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Peeps aren't chicken about speaking their (small) minds

April 16, 2013

It’s that time of year again. The redbuds are flowering, the sun is warming the earth and the postal employees across this great land of ours are being driven out of their gourds by the deafening chirp of of baby chickens.

(We have a basement full of baby chicks at the moment, and I am writing about them because when they are around it is difficult to focus on anything else.)

It might come as a surprise to some people that baby chickens known as “peeps” are shipped through the U.S. Postal Service, and generally arrive at the P.O. loading dock at 4:30 in the morning before anyone has had any coffee, and the peeps are VERY LOUD (they don’t call them peeps for no reason) and so you can imagine the general effect this earsplitting cardboard box has on everyone in the building.

For some reason, women love chickens. I don’t know why that is. If a woman married a man who was terribly messy, didn’t listen and was a poor conversationalist, the divorce papers would arrive in express mail. But with chickens they are more forgiving.

Theoretically, it should be men who like chickens: Chickens provide a surplus amount of product for minimal investment in commitment. Three or four hens provide a small family with all the eggs they would ever need, and all they require in exchange is water and a couple of handfuls of scratch. Meat birds take a little more effort, but they are literally here and gone in six weeks.

Meat chickens grow at a rate of speed normally associated with Carrie Fisher. Where a steer might take a year and a half or more to get to market weight, chickens grow before your very eyes. There is no time to form friendships, because they have been bred to be eating and growing machines.

The trade-off is that meat chickens make political bloggers seem like astrophysicists. Keep in mind, the average laying hen isn’t exactly Marie Curie. But a meat chicken will be walking around and suddenly fall down for no other reason than, apparently‚ the brain-leg neural circuit has simply malfunctioned.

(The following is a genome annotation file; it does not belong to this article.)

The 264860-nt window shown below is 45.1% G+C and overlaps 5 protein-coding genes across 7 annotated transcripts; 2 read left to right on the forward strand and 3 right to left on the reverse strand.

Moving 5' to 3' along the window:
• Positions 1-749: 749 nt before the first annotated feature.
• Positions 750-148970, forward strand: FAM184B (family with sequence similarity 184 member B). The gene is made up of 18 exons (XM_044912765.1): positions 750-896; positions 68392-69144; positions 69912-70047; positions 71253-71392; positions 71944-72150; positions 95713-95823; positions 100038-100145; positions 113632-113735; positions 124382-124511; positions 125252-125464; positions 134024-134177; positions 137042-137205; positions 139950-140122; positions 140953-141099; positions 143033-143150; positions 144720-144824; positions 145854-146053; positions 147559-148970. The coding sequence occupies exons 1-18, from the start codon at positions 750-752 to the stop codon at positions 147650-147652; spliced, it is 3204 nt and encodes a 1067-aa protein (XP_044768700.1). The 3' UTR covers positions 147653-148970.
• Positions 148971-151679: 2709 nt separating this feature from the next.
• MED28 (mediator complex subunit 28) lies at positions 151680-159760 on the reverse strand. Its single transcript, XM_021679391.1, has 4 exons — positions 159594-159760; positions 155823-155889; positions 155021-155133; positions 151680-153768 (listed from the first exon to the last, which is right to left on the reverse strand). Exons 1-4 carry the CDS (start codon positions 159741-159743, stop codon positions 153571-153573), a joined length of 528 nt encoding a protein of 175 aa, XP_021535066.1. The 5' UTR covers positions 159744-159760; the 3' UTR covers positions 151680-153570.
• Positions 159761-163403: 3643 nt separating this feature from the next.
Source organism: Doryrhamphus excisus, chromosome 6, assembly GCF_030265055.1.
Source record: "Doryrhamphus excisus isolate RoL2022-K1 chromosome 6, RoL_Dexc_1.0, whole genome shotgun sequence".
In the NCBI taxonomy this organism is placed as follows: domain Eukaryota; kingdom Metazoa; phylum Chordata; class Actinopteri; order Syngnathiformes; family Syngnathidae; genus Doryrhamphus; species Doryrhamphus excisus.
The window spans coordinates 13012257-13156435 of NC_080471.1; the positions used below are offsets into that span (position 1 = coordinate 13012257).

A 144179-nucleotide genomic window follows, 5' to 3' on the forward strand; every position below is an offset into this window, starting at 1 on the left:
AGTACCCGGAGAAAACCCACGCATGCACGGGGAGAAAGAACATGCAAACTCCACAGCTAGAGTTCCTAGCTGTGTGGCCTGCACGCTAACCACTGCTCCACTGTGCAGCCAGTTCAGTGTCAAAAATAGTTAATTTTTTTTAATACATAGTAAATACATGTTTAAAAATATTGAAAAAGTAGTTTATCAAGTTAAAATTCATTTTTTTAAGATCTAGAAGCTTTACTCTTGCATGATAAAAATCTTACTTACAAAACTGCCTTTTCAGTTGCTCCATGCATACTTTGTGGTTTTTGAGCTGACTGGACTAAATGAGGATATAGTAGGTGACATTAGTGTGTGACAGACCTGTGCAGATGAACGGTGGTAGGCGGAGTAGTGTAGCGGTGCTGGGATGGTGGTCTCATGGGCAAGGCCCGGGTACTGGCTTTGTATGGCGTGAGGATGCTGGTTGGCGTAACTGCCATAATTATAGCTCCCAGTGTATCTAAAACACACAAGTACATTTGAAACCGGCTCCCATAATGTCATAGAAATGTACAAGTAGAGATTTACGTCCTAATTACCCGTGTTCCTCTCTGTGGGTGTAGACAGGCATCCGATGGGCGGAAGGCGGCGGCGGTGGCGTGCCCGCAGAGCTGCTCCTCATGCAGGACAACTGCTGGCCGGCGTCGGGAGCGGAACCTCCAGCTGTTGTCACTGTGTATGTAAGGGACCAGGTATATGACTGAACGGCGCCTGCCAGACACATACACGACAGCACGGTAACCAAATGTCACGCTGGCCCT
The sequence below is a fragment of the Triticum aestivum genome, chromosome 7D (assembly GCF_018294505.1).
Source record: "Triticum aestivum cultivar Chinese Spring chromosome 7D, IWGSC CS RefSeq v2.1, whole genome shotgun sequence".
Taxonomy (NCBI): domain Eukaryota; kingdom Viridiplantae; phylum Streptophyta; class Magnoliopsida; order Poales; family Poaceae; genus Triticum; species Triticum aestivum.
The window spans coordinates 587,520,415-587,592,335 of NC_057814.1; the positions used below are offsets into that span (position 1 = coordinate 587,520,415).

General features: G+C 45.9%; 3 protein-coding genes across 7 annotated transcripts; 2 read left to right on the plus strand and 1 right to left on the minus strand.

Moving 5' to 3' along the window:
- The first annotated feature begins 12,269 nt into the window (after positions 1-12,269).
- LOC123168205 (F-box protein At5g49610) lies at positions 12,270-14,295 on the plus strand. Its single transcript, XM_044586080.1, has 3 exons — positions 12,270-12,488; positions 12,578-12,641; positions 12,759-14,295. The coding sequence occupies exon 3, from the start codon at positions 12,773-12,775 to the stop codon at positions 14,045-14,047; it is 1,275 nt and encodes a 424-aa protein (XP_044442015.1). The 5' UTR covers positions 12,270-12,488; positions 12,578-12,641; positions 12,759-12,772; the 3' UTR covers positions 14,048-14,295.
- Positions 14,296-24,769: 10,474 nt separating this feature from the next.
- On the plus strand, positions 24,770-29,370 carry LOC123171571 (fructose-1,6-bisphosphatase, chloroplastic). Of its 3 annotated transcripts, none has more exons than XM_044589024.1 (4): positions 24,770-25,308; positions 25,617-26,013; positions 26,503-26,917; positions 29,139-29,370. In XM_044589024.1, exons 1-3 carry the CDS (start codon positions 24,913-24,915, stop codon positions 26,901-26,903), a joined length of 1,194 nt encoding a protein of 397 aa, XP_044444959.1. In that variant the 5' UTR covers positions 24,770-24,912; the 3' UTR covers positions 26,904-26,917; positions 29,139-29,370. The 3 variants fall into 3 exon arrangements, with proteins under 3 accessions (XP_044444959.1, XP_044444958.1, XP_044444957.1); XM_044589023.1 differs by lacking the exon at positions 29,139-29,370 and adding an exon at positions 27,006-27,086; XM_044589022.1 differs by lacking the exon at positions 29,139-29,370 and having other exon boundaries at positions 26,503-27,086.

But the brain-mouth hardwiring never fails. They will holler beyond belief, especially if they are dissatisfied about something — temperature, food quality, what have you — as complainers go, they make Leona Helmsley seem like Job.

Did I mention we have two cats, who are taking all this in?
We have Juliet, the day-shift kitty who sits underneath an Adirondack chair while the sun shines and nails morning doves as they pick at seeds from underneath the bird feeder.

Then we have Geena the night-shift kitty, who clocks in about 7 when she comes up from the basement and sends Juliet into the shadows for the evening (the two can’t stand each other). Matter of fact, they only thing they can agree on is that Chicks Must Die. Unfortunately for them, when teamwork might be beneficial to both, they can’t get on the same page.

It’s Geena, mostly, who will wind up staring at the chicks through the protective wire. She has trouble understanding why we would bring such trash into our home. But she understands at some level that we want them here, so she is reluctant to initiate an overt attack.

The frustration is evident. We arrive in the basement in the morning to a tornado-like wreck of glass and other flotsam and jetsam that she’s knocked off of high places, an apparent barroom-like tirade that is the cat equivalent of snapping a pool cue over the knee and wiping out the top-shelf liquor.

We live with this. It is what we do. But sometimes I do wish for goldfish.

Tim Rowland is a Herald-Mail columnist. He can be reached at 301-733-5131, ext. 6997, or via email at timr@herald-mail.com.

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